On January 26 1950, the people of India gave to themselves a constitution which recognized and guaranteed a secular, democratic federal framework with equality for all citizens as its basic principle. The British always sought to manipulate the diversity of India into hostile differences as part of their strategy to divide and rule. In 1925, the Secretary of State for India, Lord Birkenhead, had thrown a contemptuous challenge to the people of India in his speech in the House of Lords: "Let them produce a constitution which carries behind it a fair measure of general agreement among the great peoples of India." Such was their contempt that the Simon Commission set up in 1927 to propose constitutional reforms for India did not have a single Indian as its member. The British were confident that the people of India could never unite to produce their own constitution. They were proved spectacularly wrong.
Our constitution has served India well, helping it to survive multiple challenges. But it is not as though there is no criticism of the basic contradiction within a constitution which proclaims the republic as being socialist while it affords no protection against the growth of obscene social and economic inequalities, the hallmark of rampaging capitalism. The latest Oxfam report brings this stark reality home with the statistic that one per cent of India's super rich own more wealth than 70 per cent of the country's population. The constitution does not recognize the right to work as a fundamental right. It does not recognize universal health care or housing or food security as a constitutional right. At a time when unemployment is at its highest in four decades, when a large section of India's children are stunted due to malnutrition, when homelessness and landlessness are a reality for millions, it is clear that there are serious gaps in the constitutional and legal framework which need to be discussed and addressed. These are issues which haunt the lives of the vast majority of the working poor of India.
What we see today is not concern to ensure a stronger constitution to guarantee social and economic justice, but an all-out attack on precisely those aspects of the constitution which have strengthened us as a people, as a country - the principles of secularism, democracy and federalism. In the 70th anniversary of its adoption, the grave challenge to the constitution, and therefore to the country, comes not from external forces inimical to the interests of India, but tragically for India from its own central government. The trident of the CAA, the NRC and the NPR pushed through parliament by the Modi-Shah government hits at the heart of India by linking religion with citizenship. This is the first step towards a theocratic State. The argument that this is only for "outsiders" is disingenuous. If they are "outsiders", why should rules governing their applications for citizenship in India depend on their religious affiliation? If indeed it is to address, as claimed, the issue of religious persecution of people of Indian origin living in neighbouring countries, why be selective? Why only Pakistan, Bangladesh and Afghanistan? Why not Sri Lanka or Myanmar? What about the Tamil refugees who may want to become citizens? What about the Rohingyas or the Ahmaddiyas? Have they not suffered religious persecution? If they want to become Indian citizens, why should they be disallowed? According to the CAA only those refugees count who are leaving a country ruled by Muslims and secondly, only those refugees count who are not Muslims.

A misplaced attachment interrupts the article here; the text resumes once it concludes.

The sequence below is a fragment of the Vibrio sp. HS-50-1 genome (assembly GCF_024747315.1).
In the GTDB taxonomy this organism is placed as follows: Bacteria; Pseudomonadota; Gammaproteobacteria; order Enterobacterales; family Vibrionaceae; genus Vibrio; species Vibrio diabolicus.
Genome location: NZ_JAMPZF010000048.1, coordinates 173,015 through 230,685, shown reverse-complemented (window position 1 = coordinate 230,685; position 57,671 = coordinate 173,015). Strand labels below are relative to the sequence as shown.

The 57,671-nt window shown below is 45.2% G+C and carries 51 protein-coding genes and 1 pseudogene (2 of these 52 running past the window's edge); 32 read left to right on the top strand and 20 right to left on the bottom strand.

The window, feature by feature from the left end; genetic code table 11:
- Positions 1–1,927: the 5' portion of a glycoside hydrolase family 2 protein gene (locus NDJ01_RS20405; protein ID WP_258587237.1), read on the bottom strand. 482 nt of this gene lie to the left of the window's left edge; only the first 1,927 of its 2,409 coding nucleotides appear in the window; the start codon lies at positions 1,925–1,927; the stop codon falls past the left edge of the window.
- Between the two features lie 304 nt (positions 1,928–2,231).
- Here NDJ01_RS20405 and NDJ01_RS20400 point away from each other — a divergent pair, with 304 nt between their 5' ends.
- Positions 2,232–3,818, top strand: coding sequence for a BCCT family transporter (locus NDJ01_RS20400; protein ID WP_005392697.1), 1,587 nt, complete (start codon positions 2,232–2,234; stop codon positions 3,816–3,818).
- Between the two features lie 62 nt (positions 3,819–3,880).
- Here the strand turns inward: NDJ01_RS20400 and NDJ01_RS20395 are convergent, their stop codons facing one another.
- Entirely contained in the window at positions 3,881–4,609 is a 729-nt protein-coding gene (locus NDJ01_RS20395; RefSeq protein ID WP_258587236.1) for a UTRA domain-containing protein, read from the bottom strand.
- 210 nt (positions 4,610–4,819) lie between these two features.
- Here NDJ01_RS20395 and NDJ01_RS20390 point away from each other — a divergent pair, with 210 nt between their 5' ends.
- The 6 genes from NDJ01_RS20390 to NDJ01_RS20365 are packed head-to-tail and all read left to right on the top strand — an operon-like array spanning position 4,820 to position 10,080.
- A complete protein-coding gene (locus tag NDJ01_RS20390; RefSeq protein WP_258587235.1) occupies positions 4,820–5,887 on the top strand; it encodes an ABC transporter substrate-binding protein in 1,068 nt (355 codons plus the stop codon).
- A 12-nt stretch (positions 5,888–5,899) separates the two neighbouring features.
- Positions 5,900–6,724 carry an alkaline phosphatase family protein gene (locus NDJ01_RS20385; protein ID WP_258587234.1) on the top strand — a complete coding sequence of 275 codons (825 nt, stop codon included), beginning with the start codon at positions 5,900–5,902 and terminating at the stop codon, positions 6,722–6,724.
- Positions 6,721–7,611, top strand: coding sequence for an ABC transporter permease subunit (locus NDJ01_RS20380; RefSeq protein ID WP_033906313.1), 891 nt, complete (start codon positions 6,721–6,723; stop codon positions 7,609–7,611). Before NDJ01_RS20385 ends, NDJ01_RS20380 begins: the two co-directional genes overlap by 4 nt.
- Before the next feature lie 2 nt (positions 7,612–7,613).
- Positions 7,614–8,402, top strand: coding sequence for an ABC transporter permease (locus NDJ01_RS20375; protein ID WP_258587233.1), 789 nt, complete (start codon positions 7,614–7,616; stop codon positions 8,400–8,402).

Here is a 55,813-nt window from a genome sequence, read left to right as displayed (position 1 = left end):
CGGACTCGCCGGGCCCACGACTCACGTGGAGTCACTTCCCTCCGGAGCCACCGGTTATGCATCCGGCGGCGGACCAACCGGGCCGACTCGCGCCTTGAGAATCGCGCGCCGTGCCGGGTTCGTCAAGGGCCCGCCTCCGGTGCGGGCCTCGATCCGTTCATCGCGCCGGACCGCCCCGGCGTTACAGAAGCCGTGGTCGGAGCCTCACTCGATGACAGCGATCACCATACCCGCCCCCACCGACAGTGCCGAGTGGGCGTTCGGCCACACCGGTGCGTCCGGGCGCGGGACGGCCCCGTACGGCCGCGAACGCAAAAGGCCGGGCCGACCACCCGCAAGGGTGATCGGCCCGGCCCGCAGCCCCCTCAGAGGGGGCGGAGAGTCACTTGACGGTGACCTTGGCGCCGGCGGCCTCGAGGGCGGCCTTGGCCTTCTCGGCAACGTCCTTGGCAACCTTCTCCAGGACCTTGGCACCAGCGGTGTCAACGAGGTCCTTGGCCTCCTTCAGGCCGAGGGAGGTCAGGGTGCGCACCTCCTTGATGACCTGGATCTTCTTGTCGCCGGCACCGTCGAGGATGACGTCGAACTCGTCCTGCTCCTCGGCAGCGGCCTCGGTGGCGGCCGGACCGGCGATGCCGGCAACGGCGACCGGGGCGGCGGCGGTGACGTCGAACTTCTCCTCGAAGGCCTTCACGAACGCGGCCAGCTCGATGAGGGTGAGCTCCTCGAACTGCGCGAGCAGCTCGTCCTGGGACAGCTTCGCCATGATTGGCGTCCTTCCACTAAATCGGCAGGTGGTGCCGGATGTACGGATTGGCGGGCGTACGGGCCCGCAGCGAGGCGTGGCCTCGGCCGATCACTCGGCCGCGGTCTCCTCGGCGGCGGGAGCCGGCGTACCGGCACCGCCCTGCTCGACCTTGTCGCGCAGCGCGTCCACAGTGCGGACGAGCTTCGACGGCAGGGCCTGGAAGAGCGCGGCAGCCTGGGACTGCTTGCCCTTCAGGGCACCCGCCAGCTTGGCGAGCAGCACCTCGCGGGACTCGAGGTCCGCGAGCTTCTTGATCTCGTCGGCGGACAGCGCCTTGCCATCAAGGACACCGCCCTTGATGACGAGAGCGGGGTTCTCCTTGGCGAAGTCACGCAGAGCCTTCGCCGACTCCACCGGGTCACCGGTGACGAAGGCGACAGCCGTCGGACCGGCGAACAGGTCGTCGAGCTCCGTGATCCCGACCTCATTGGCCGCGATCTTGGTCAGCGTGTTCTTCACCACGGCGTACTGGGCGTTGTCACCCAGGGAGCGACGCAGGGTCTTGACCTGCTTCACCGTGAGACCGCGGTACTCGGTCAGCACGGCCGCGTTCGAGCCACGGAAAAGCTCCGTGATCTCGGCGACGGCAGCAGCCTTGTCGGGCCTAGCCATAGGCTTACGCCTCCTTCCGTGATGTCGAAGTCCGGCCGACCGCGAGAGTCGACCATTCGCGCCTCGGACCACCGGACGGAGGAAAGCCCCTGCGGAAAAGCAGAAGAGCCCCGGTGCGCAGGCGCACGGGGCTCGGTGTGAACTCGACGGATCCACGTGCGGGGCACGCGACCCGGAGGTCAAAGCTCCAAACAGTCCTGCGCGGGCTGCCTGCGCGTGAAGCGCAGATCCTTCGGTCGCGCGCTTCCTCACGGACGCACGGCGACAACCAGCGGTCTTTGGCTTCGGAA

This is highly discriminatory and therefore objectionable. The assumption behind the CAA is that India is a Hindu Rashtra and that no Hindu, even if a citizen of another country, can be considered an outsider and that India will welcome only Hindus who suffer persecution. But India's constitution allows no such differentiation. India is a secular country which must give equal treatment for all those who suffer, regardless of their religion or the religious affiliation of the country they may come from. This is why the steps taken by the government are against the constitution.
The follow-up steps to the CAA, namely the NRC (National Register for Citizens) and the NPR (National Population Register), are admittedly not for "outsiders" but for Indians to prove that they are not outsiders. With the experience of the Assam exercise, where over 19 lakh people were excluded from Indian citizenship because of lack of documentation, the protests against the extension of the NRC to the rest of India have gained momentum. As in Assam, it is the poor belonging to all communities who are more likely to be undocumented and at risk of being declared non-citizens. Several parties and Chief Ministers who are part of the NDA like Nitish Kumar and the Akali Dal, or those who had supported the CAA like Naveen Patnaik's BJD, have now stated that they will not support an NRC exercise in their states. Put on the back foot, the Prime Minister himself started a totally untruthful campaign that the NRC had not even been discussed, when there is enough evidence to the contrary.